The wind direction at the start line was coming from behind so it was obvious (to most - not so much to this writer) that we'd be hoisting a spinnaker to start the race; the only question was when. After watching our 8 competitors size up the start line and figuring that most, if not all boats were going to run the start line (which was from Brotchie Ledge to the race committee boat on the pin end) on a port tack and then bear away to a spinnaker hoist we decided to run against the fleet and come at the start line from the opposite direction. This would put us on a starboard tack giving us the right-of-way and the advantage of being able to gybe on top of them and grab the clean air; provided, of course, that we timed everything right, didn't over-shoot the line and end up on Brotchie Ledge or have one of our competitors decide to copy us and push us up over the start line too early; but those are only minor downsides...
Fortunately for us, at the blast of the start horn at precisely 10:05, we found ourselves right at the committee boat end of the start line so we immediately bore away as planned, gybed on top of the fleet, hoisted the spinnaker, dropped the foresail and found ourselves ahead of the pack and in clean air; exactly as planned (or probably more accurately stated, exactly as hoped). What a great way for String Theory to start out! And just to make sure there is no misunderstanding among our family and friends on Palapa and Margaridaville who joined us at the start line to provide a very much appreciated send off with cheers, shouts of encouragement and one last wave goodbye, we knew exactly what we were doing. All of String Theory's starts are like that (we're just that good!)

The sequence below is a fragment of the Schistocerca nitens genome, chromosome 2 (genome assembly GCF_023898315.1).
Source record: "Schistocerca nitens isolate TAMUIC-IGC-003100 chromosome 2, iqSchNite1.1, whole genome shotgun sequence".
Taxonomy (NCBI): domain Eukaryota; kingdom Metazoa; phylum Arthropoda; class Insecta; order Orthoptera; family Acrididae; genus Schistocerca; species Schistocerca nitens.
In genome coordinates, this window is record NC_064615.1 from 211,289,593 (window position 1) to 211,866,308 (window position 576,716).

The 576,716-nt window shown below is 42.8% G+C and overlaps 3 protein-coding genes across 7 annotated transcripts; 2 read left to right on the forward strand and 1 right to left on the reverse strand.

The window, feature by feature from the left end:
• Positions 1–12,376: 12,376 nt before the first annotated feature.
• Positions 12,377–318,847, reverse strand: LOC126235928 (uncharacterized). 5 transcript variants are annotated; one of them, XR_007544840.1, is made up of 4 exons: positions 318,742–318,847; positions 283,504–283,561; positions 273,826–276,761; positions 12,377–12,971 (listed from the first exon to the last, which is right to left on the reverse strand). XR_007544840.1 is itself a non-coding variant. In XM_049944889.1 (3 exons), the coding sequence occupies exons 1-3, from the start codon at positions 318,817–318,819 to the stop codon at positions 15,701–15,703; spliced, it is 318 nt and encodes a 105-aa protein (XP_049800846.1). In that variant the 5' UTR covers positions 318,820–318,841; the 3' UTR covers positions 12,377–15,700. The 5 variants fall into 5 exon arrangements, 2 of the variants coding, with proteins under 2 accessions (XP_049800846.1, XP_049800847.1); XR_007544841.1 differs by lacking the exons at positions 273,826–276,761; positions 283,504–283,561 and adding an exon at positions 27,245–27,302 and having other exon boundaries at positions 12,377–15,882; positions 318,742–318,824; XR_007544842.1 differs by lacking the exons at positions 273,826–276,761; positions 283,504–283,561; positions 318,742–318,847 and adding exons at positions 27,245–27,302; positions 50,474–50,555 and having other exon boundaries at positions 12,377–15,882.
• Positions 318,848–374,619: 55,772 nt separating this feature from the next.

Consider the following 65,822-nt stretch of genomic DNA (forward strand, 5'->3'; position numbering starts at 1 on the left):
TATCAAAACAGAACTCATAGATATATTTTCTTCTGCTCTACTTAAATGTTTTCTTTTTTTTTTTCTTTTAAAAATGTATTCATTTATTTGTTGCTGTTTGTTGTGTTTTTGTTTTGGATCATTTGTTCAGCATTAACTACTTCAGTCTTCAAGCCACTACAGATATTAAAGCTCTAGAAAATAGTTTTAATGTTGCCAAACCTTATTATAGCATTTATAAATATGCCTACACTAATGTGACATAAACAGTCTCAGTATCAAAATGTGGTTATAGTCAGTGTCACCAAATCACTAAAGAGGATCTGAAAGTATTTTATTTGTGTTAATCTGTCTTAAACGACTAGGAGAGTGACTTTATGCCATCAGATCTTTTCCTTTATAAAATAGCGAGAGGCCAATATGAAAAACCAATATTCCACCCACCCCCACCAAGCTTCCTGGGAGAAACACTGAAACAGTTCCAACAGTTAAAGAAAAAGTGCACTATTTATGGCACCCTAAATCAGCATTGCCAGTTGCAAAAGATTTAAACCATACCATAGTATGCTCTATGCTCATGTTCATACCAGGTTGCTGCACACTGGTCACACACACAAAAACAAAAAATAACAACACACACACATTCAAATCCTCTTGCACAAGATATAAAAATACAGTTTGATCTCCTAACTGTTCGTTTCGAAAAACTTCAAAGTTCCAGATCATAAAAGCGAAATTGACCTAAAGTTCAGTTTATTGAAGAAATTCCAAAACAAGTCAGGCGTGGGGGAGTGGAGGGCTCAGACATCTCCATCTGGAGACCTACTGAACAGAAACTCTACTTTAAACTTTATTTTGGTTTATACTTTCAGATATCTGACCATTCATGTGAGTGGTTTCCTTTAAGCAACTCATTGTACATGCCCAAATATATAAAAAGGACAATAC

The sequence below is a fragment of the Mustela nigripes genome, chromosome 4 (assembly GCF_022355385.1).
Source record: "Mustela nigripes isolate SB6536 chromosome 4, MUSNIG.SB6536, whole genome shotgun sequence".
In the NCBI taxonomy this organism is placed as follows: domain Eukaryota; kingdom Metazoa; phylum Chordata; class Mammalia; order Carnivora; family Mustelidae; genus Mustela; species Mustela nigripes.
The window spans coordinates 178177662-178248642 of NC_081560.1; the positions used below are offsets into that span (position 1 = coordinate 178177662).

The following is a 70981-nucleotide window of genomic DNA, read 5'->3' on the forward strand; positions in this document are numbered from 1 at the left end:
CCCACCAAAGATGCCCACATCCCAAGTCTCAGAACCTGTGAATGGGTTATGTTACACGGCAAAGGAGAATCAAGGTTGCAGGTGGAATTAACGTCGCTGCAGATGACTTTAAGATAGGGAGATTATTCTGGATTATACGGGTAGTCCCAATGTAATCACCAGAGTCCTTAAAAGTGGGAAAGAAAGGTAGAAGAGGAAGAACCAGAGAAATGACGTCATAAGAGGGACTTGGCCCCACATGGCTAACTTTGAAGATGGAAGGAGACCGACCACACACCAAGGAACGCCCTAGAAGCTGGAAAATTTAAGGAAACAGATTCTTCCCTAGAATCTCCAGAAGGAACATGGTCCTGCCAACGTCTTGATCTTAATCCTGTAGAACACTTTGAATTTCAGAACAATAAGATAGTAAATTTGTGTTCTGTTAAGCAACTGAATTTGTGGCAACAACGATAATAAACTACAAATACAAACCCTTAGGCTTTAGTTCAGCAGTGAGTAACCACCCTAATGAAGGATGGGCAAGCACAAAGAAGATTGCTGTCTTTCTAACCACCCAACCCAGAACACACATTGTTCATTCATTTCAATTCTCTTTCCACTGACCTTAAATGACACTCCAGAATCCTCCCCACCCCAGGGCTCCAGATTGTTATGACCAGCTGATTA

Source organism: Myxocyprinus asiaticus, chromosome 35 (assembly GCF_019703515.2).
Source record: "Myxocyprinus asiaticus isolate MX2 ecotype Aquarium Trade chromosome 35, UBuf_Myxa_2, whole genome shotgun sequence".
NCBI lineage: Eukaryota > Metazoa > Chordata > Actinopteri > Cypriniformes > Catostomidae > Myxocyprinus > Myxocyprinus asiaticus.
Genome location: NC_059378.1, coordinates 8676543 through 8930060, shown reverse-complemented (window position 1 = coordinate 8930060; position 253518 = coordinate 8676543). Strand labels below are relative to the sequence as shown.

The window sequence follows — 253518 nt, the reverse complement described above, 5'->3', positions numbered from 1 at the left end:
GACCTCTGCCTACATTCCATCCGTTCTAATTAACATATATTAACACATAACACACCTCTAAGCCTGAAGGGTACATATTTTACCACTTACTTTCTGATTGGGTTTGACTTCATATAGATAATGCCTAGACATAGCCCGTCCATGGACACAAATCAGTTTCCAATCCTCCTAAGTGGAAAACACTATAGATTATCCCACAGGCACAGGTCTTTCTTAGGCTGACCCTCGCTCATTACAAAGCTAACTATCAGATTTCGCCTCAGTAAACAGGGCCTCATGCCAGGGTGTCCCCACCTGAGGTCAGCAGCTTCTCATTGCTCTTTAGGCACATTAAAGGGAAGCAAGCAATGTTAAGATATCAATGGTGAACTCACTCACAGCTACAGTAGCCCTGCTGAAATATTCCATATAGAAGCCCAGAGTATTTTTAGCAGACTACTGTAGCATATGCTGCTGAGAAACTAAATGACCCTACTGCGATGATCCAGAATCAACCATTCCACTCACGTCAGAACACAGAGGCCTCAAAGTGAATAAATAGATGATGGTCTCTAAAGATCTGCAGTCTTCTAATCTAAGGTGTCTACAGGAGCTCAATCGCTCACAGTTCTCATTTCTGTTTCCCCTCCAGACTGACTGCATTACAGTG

But alas, while we were able to maintain our lead for a while, it wasn't long after the start that the wind started to lighten and the faster and/or lighter boats in the fleet started catching up to us; particularly after the wind shifted around and caused everyone to switch back to white sails. String Theory's strengths are definitely not sailing into the wind in light wind conditions. By the time we made it to Race Rocks, the wind had all but disappeared and we had fallen back into the fleet. A fluky gust of wind from behind and localized to our area, allowed us, and only us, to briefly switch back to a spinnaker and make up a remarkable amount of lost ground in a short period of time - which must have had our competitors cursing mother nature at that particular moment - but to no avail; that was just Mother Nature toying with us. She decided to more than even things out with a fresh breeze that filled in from the west and arrived at all but two of our competitors at least 20 to 30 minutes a head of us and carrying them through Race Rocks and well beyond. By the time we made it through Race Rocks, 6 of our competitors had gained about a 4 NM lead and the two behind us had largely caught up.
After an hour or so of 10 to 15 knot winds, we had managed not to lose any further ground but as our watch was relieved by the next to allow us to take a rest (and me to write this blog) the wind was dying. Now, as I sit here
and write this, the wind has completely died and the wind seeker is up. Boat speed is 0.0 knots. Without the ebb current giving a helping hand, at 0.3 knots, we'd probably not be moving at all... We're now slowing trying to
make it over to the Canadian shore with the hope of a) finding some wind caused by the shore compression effect or b) to find somewhere shallow enough to drop an anchor should the wind not come up before the tide turns
and starts to work against us. But we can take solace in the fact that all of our competitors are in the same boat so to speak (no, this is not meant to be a bad pun; it's just a happy coincidence) and the weather forecast does suggest great winds will be on the way by tomorrow. And given we've only just scratched the surface at 22.8 NM out of 2308 in total, the race has barely begun.
Signed: Being A Narcissistic Ass Never Allows Broad Reaching Execution And